How Job Seekers With Disabilities Can Overcome Career Obstacles


As a student or new grad, it can be easy to feel disheartened by a difficult job search.

However, for young workers who have a disability, there are additional challenges to be faced which can make the job search even more discouraging.

Richard McCallum, Lead Job Developer at Spinal Cord Injury Ontario, says, “The most significant challenge for anyone using a wheelchair is accessibility – especially in the Toronto area.”

For example, if there happens to be a gap between the entrance and the sidewalk, or there’s no available ramp (which is often the case with older buildings), candidates can’t get into their potential place of employment, which rules out working there altogether.

On that note, transportation is another major challenges workers with a disability will face. Even you have your own vehicle, you may still encounter the obstacle of locating an accessible parking space. If the spots are already filled or are not wide enough for your own wheelchair ramp, you will need to locate one which may be further away or in a less accessible area.

“There are many things people take for granted in getting around the city that someone using a wheelchair has difficulties with and requires a lot of planning on their part,” Richard says.

This can result in lateness that is completely out of your control – especially if you are relying on the subway system and a particular station has an elevator which is out of order, forcing you to go to the next station to get on the train or exit to the street.

Another major challenge young workers with disabilities will encounter is the fact that you may have gone through a major accident or life-changing event that has left gaps on your resume. This is something an employer will notice and often question. Some organizations, when they see gaps like this, will automatically exclude that resume from going any further without investigating why.

Job Developers like Richard connect with business leaders and have the opportunity to bring this fact to their attention. It is likely seen by employers as an easy way to weed resumes out, but there may be a legitimate reason for these gaps, thus unfairly eliminating potentially excellent candidates for no reason.

Another huge obstacle? Employers’ reactions to the fact that you use a wheelchair. Richard outlined the following scenario: “A young worker is having a phone screening with a potential employer and it’s going really well. After they have been invited for a face-to-face interview, a candidate may ask if their building is wheelchair accessible. Suddenly, they hear hesitation – a bit of stammering. Basically, they say that it’s not, and there’s really nothing the candidate can do about that. It’s very discouraging.”

He also illustrated a situation during a face-to-face interview when the employer first sees that their candidate is a person who has paraplegia and the reaction is less than positive. “Attitudes are definitely changing, but every now and then we continue to hear this story,” he says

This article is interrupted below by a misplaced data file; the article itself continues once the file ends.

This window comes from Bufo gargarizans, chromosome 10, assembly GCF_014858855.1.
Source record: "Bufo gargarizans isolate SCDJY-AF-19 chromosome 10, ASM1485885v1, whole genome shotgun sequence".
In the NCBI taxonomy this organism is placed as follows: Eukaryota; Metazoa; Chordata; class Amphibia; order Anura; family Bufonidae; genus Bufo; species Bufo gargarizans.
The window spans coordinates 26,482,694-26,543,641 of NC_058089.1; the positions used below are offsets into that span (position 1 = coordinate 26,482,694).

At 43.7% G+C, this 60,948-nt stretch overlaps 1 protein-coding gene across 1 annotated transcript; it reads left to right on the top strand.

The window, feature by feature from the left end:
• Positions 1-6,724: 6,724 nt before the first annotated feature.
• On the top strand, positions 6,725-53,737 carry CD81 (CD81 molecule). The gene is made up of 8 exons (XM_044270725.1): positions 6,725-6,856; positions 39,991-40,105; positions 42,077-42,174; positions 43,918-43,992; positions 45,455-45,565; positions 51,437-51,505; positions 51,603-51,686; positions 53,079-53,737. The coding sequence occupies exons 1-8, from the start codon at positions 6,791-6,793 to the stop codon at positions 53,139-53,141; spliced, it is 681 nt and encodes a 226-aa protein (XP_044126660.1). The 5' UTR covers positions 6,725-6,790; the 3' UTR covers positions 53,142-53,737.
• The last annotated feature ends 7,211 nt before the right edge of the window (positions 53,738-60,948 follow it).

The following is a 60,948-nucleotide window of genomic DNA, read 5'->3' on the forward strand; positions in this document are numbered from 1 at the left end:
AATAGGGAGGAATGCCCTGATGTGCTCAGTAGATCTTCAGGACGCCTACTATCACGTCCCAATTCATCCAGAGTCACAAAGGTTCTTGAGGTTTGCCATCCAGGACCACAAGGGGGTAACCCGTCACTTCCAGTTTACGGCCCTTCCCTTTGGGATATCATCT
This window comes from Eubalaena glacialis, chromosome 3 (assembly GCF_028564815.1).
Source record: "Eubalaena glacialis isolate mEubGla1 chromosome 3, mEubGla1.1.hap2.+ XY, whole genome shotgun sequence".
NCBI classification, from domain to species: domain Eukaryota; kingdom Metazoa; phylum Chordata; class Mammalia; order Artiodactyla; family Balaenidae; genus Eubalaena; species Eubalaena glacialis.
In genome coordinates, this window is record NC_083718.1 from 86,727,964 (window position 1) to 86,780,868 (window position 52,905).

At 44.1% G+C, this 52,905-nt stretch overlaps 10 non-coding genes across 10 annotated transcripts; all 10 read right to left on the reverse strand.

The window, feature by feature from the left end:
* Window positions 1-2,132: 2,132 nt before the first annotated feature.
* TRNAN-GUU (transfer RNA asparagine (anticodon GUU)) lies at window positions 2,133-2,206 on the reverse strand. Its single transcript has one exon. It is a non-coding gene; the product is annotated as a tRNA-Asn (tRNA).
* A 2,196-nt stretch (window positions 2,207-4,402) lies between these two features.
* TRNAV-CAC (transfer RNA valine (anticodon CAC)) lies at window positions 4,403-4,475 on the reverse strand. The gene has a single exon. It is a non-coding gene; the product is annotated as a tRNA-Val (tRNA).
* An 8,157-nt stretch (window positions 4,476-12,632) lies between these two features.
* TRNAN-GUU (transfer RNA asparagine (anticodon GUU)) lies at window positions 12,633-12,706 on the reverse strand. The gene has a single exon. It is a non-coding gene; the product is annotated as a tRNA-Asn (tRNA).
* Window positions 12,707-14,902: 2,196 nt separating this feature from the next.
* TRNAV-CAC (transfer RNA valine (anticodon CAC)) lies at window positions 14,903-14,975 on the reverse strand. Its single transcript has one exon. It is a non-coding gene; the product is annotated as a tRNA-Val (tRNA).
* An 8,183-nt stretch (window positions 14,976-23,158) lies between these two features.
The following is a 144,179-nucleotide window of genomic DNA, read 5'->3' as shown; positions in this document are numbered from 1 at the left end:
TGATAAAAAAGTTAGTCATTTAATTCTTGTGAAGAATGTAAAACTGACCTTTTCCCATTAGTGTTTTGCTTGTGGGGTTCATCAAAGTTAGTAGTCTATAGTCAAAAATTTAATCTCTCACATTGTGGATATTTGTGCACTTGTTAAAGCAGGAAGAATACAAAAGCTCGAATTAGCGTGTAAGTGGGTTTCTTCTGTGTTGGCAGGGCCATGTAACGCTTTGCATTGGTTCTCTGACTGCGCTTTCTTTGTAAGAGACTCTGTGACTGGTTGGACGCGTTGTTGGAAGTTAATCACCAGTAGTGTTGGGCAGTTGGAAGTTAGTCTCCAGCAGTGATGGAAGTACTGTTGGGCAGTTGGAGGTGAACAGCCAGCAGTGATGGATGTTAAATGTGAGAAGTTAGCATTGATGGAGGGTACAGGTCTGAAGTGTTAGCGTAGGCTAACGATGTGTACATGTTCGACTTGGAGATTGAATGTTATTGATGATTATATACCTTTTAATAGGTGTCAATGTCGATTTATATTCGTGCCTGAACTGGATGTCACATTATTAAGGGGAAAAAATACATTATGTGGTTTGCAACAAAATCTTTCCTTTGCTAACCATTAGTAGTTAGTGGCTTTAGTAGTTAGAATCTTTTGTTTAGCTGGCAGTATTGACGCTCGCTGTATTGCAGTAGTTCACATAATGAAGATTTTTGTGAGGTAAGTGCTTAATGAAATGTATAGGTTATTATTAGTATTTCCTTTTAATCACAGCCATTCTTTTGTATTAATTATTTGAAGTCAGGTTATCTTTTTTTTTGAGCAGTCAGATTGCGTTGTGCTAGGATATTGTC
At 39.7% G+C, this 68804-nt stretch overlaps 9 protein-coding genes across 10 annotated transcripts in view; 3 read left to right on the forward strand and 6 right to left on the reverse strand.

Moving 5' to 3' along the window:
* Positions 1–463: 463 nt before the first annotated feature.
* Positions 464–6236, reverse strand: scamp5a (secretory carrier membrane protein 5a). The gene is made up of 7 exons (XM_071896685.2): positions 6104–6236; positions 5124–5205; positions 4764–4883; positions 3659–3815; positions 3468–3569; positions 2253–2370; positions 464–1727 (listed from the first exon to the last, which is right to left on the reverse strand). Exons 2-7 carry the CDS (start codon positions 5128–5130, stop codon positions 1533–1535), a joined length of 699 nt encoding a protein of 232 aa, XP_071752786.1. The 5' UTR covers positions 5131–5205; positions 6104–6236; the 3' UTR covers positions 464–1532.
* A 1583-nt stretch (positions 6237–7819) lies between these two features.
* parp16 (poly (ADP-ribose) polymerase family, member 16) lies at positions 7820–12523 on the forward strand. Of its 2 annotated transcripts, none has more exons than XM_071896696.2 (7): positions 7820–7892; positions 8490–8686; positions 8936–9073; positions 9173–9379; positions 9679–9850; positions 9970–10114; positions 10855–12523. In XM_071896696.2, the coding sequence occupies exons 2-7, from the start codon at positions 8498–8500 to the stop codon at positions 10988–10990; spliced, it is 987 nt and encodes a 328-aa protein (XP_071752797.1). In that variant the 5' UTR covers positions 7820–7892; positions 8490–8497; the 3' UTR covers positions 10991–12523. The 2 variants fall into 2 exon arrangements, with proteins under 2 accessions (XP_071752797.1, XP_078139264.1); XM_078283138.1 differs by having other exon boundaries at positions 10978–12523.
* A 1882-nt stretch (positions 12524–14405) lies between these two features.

However, it is important to note that attitudes are changing. People are simply more aware nowadays than they used to be. Things like the Ontario Disabilities Act, for example, has helped immensely in making it this way, and organizations such as Spinal Cord Injury Ontario, who assist with employment searches for job seekers with a disability are continually getting the word out.

Richard also praised he works closely with – such as JOIN (Ontario Job Opportunity Information Network) – and how they’ve managed to raise a lot of awareness by putting advertisements on buses and targeting places that are easily seen by many people. Even the fact that a greater architectural effort is put into making newer buildings more accessible can make all the difference.

There are a great deal of resources available to young workers who have a disability. Organizations like Spinal Cord Injury Ontario not only assist with job searches, but provide a variety of workshops dealing with interview skills, resume development and how to effectively prepare yourself for work. However, Spinal Cord Injury Ontario offers assistance beyond the actual job hunt and continues to provide job coaching all throughout your employment experience. “If someone encounters a difficulty while in the workplace, they can contact someone on our service team for support,” Richard says.

Other organizations also make inclusivity a priority. Many banks, for example, have diversity hiring programs, where they make hiring diverse individuals, including those with spinal cord injuries, a big priority.

“To all young paraplegic workers: utilize these resources!” Richard says. “And practice perseverance. Perseverance is key. You have to treat your job search like it’s work.”

Although inevitably discouraging, statistics show that candidates with disabilities are equally productive, more safety conscious, and require less time off.

“Typically, someone with a disability is reliable, dependable and motivated to work. They’re just looking for an opportunity,” he says.

Photo credit: Mike Gifford

About the author

Leah Ruehlicke works in video production, living in a tiny apartment in Toronto with bad water pressure and an amazing book collection. Follow her on @LeahRuehlicke.